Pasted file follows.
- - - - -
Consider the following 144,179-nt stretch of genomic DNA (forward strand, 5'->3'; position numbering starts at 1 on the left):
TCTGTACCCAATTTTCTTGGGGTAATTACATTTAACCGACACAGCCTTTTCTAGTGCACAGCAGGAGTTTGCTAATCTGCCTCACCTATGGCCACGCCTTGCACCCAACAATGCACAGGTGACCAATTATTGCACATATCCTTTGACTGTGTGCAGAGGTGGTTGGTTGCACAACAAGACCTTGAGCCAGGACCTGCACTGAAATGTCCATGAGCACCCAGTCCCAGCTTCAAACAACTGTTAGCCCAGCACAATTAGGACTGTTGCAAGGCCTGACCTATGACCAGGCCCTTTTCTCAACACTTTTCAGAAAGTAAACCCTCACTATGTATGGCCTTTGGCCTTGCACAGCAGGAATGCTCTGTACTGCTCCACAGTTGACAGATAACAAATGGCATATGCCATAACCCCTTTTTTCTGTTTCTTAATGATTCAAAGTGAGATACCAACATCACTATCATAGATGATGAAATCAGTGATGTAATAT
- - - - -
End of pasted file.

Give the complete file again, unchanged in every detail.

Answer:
Consider the following 144,179-nt stretch of genomic DNA (forward strand, 5'->3'; position numbering starts at 1 on the left):
TCTGTACCCAATTTTCTTGGGGTAATTACATTTAACCGACACAGCCTTTTCTAGTGCACAGCAGGAGTTTGCTAATCTGCCTCACCTATGGCCACGCCTTGCACCCAACAATGCACAGGTGACCAATTATTGCACATATCCTTTGACTGTGTGCAGAGGTGGTTGGTTGCACAACAAGACCTTGAGCCAGGACCTGCACTGAAATGTCCATGAGCACCCAGTCCCAGCTTCAAACAACTGTTAGCCCAGCACAATTAGGACTGTTGCAAGGCCTGACCTATGACCAGGCCCTTTTCTCAACACTTTTCAGAAAGTAAACCCTCACTATGTATGGCCTTTGGCCTTGCACAGCAGGAATGCTCTGTACTGCTCCACAGTTGACAGATAACAAATGGCATATGCCATAACCCCTTTTTTCTGTTTCTTAATGATTCAAAGTGAGATACCAACATCACTATCATAGATGATGAAATCAGTGATGTAATAT